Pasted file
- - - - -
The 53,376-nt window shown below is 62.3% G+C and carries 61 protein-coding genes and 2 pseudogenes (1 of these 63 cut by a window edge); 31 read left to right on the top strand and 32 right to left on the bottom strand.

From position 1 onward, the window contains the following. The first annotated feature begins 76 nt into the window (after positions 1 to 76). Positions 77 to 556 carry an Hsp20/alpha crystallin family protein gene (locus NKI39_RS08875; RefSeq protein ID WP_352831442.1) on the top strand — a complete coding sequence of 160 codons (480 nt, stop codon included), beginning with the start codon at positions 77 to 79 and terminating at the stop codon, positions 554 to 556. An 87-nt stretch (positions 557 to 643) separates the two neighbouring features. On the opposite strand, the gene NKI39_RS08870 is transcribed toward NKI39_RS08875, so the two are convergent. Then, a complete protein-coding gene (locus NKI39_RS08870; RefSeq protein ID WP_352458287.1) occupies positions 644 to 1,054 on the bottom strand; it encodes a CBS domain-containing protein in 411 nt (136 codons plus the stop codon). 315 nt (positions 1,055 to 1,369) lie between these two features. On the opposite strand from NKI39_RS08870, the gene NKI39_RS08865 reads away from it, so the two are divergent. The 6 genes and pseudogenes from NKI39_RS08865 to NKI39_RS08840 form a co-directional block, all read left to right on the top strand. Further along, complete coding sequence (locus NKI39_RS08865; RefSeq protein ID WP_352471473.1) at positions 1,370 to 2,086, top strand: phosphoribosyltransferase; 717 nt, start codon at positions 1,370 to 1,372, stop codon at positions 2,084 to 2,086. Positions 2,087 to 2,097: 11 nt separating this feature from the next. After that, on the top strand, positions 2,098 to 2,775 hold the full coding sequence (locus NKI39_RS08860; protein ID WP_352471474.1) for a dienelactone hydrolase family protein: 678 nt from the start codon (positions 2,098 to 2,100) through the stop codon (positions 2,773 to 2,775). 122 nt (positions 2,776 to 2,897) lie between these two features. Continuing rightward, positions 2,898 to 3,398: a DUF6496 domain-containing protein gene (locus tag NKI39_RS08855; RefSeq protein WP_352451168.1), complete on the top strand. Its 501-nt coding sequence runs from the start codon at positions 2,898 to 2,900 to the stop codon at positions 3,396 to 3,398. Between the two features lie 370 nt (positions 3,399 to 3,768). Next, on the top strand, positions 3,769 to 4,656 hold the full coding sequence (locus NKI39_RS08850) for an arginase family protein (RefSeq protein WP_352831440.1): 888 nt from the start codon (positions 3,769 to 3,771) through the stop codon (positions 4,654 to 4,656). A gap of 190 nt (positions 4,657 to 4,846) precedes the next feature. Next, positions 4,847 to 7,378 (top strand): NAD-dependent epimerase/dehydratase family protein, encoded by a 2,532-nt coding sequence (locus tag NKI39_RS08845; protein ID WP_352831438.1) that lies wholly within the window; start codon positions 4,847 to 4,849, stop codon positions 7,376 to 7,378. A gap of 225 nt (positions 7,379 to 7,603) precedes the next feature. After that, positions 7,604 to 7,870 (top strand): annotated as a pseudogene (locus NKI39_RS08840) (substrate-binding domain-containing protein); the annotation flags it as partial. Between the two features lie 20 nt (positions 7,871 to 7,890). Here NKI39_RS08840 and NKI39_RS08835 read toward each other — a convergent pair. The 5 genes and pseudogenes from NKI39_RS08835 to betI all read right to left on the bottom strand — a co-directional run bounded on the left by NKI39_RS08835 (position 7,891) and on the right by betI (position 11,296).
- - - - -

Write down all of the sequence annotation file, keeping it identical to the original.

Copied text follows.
The 53,376-nt window shown below is 62.3% G+C and carries 61 protein-coding genes and 2 pseudogenes (1 of these 63 cut by a window edge); 31 read left to right on the top strand and 32 right to left on the bottom strand.

From position 1 onward, the window contains the following. The first annotated feature begins 76 nt into the window (after positions 1 to 76). Positions 77 to 556 carry an Hsp20/alpha crystallin family protein gene (locus NKI39_RS08875; RefSeq protein ID WP_352831442.1) on the top strand — a complete coding sequence of 160 codons (480 nt, stop codon included), beginning with the start codon at positions 77 to 79 and terminating at the stop codon, positions 554 to 556. An 87-nt stretch (positions 557 to 643) separates the two neighbouring features. On the opposite strand, the gene NKI39_RS08870 is transcribed toward NKI39_RS08875, so the two are convergent. Then, a complete protein-coding gene (locus NKI39_RS08870; RefSeq protein ID WP_352458287.1) occupies positions 644 to 1,054 on the bottom strand; it encodes a CBS domain-containing protein in 411 nt (136 codons plus the stop codon). 315 nt (positions 1,055 to 1,369) lie between these two features. On the opposite strand from NKI39_RS08870, the gene NKI39_RS08865 reads away from it, so the two are divergent. The 6 genes and pseudogenes from NKI39_RS08865 to NKI39_RS08840 form a co-directional block, all read left to right on the top strand. Further along, complete coding sequence (locus NKI39_RS08865; RefSeq protein ID WP_352471473.1) at positions 1,370 to 2,086, top strand: phosphoribosyltransferase; 717 nt, start codon at positions 1,370 to 1,372, stop codon at positions 2,084 to 2,086. Positions 2,087 to 2,097: 11 nt separating this feature from the next. After that, on the top strand, positions 2,098 to 2,775 hold the full coding sequence (locus NKI39_RS08860; protein ID WP_352471474.1) for a dienelactone hydrolase family protein: 678 nt from the start codon (positions 2,098 to 2,100) through the stop codon (positions 2,773 to 2,775). 122 nt (positions 2,776 to 2,897) lie between these two features. Continuing rightward, positions 2,898 to 3,398: a DUF6496 domain-containing protein gene (locus tag NKI39_RS08855; RefSeq protein WP_352451168.1), complete on the top strand. Its 501-nt coding sequence runs from the start codon at positions 2,898 to 2,900 to the stop codon at positions 3,396 to 3,398. Between the two features lie 370 nt (positions 3,399 to 3,768). Next, on the top strand, positions 3,769 to 4,656 hold the full coding sequence (locus NKI39_RS08850) for an arginase family protein (RefSeq protein WP_352831440.1): 888 nt from the start codon (positions 3,769 to 3,771) through the stop codon (positions 4,654 to 4,656). A gap of 190 nt (positions 4,657 to 4,846) precedes the next feature. Next, positions 4,847 to 7,378 (top strand): NAD-dependent epimerase/dehydratase family protein, encoded by a 2,532-nt coding sequence (locus tag NKI39_RS08845; protein ID WP_352831438.1) that lies wholly within the window; start codon positions 4,847 to 4,849, stop codon positions 7,376 to 7,378. A gap of 225 nt (positions 7,379 to 7,603) precedes the next feature. After that, positions 7,604 to 7,870 (top strand): annotated as a pseudogene (locus NKI39_RS08840) (substrate-binding domain-containing protein); the annotation flags it as partial. Between the two features lie 20 nt (positions 7,871 to 7,890). Here NKI39_RS08840 and NKI39_RS08835 read toward each other — a convergent pair. The 5 genes and pseudogenes from NKI39_RS08835 to betI all read right to left on the bottom strand — a co-directional run bounded on the left by NKI39_RS08835 (position 7,891) and on the right by betI (position 11,296).